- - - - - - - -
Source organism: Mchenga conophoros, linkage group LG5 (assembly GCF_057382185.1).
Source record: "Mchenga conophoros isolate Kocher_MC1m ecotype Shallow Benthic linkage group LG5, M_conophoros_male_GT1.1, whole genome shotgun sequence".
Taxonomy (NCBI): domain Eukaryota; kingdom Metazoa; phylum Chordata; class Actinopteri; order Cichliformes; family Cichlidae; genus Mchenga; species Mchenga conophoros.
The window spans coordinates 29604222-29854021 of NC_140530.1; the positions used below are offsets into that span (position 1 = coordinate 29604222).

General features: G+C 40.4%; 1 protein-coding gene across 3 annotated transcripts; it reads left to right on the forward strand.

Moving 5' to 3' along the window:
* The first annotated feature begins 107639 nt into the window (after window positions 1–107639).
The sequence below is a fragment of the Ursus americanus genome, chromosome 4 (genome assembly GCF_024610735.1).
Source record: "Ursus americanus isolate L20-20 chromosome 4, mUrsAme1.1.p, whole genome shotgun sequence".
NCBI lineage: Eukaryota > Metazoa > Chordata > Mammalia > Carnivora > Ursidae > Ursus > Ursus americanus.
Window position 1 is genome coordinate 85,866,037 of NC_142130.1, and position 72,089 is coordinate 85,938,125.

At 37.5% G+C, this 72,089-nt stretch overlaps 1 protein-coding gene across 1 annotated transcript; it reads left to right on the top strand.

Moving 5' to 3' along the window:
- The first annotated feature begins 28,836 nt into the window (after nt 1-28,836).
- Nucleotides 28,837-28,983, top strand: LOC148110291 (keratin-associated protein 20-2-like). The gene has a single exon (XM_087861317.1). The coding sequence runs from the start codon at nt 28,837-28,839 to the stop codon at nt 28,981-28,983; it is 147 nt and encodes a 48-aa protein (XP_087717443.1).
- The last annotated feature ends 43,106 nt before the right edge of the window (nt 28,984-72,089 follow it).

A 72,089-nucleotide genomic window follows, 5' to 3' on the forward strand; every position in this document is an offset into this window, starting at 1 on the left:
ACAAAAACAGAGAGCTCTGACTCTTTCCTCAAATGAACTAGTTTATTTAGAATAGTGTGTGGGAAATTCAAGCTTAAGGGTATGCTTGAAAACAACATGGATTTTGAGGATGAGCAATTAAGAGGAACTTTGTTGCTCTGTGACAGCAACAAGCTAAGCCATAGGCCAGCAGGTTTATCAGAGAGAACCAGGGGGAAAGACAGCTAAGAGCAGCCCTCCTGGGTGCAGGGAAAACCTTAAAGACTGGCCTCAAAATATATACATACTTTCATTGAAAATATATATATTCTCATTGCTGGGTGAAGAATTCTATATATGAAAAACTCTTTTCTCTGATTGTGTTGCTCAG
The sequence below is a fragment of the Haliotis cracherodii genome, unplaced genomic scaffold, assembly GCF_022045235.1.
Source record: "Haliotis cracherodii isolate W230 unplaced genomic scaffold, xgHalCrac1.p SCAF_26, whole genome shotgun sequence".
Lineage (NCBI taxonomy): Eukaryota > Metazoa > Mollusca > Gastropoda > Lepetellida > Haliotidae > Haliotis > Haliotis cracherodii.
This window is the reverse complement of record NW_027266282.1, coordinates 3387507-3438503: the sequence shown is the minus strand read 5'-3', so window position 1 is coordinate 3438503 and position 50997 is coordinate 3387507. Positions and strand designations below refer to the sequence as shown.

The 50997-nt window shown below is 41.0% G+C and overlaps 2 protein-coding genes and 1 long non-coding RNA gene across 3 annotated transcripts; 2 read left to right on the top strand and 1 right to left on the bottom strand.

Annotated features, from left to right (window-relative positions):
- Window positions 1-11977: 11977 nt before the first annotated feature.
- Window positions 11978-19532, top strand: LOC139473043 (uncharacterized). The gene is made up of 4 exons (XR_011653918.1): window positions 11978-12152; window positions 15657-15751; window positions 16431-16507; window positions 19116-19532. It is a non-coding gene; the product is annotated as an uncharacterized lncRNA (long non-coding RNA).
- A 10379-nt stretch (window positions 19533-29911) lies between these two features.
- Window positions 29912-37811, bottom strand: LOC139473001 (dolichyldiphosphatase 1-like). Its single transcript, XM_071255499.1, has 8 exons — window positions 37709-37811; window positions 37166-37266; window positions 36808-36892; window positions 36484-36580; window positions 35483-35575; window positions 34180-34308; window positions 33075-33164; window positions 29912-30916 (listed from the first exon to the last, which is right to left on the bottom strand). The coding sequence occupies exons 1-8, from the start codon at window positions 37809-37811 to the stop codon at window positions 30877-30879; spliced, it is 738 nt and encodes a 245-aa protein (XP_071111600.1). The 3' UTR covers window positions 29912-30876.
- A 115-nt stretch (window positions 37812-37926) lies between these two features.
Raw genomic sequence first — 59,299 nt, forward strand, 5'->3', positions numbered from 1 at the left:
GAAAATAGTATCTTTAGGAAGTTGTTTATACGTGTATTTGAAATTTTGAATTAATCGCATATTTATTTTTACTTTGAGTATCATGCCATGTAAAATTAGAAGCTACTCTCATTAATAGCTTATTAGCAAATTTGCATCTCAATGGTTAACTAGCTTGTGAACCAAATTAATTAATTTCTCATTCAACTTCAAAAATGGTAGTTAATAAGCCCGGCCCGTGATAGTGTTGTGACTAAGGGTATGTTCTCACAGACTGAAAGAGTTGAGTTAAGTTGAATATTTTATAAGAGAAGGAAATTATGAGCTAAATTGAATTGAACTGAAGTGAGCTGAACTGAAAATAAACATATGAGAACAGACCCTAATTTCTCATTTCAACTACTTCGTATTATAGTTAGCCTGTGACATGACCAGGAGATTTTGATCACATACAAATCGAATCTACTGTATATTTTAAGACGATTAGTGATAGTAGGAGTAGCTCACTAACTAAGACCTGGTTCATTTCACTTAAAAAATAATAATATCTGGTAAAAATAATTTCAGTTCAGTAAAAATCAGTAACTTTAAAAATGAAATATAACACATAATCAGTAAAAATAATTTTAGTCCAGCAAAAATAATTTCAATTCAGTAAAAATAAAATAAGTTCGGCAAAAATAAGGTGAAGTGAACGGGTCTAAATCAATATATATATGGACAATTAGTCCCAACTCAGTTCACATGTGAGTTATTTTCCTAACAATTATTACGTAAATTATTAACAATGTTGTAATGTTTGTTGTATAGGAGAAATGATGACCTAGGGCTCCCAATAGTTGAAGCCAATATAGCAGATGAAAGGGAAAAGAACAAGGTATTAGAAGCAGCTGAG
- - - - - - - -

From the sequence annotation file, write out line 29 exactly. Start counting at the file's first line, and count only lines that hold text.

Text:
- A 115-nt stretch (window positions 37812-37926) lies between these two features.